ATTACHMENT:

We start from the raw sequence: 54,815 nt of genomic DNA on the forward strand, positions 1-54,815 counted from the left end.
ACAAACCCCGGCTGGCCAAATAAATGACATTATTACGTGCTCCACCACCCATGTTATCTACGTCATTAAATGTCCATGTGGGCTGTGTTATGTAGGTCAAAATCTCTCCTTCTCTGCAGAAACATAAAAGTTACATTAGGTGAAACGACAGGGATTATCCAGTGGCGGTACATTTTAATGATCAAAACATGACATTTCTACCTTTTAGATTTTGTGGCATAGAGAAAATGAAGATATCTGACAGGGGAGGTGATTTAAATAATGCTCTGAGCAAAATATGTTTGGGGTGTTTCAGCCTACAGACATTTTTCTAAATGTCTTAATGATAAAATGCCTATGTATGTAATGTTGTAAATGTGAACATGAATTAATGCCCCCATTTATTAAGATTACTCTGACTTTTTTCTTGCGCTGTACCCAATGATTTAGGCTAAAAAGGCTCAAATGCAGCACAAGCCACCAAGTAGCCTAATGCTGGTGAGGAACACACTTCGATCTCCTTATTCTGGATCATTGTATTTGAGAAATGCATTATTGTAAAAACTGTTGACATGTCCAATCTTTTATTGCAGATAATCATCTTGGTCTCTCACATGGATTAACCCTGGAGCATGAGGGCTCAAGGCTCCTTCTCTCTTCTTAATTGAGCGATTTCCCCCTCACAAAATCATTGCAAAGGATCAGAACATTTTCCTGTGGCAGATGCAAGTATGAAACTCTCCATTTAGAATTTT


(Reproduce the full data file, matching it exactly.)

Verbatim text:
We start from the raw sequence: 54,815 nt of genomic DNA on the forward strand, positions 1-54,815 counted from the left end.
ACAAACCCCGGCTGGCCAAATAAATGACATTATTACGTGCTCCACCACCCATGTTATCTACGTCATTAAATGTCCATGTGGGCTGTGTTATGTAGGTCAAAATCTCTCCTTCTCTGCAGAAACATAAAAGTTACATTAGGTGAAACGACAGGGATTATCCAGTGGCGGTACATTTTAATGATCAAAACATGACATTTCTACCTTTTAGATTTTGTGGCATAGAGAAAATGAAGATATCTGACAGGGGAGGTGATTTAAATAATGCTCTGAGCAAAATATGTTTGGGGTGTTTCAGCCTACAGACATTTTTCTAAATGTCTTAATGATAAAATGCCTATGTATGTAATGTTGTAAATGTGAACATGAATTAATGCCCCCATTTATTAAGATTACTCTGACTTTTTTCTTGCGCTGTACCCAATGATTTAGGCTAAAAAGGCTCAAATGCAGCACAAGCCACCAAGTAGCCTAATGCTGGTGAGGAACACACTTCGATCTCCTTATTCTGGATCATTGTATTTGAGAAATGCATTATTGTAAAAACTGTTGACATGTCCAATCTTTTATTGCAGATAATCATCTTGGTCTCTCACATGGATTAACCCTGGAGCATGAGGGCTCAAGGCTCCTTCTCTCTTCTTAATTGAGCGATTTCCCCCTCACAAAATCATTGCAAAGGATCAGAACATTTTCCTGTGGCAGATGCAAGTATGAAACTCTCCATTTAGAATTTT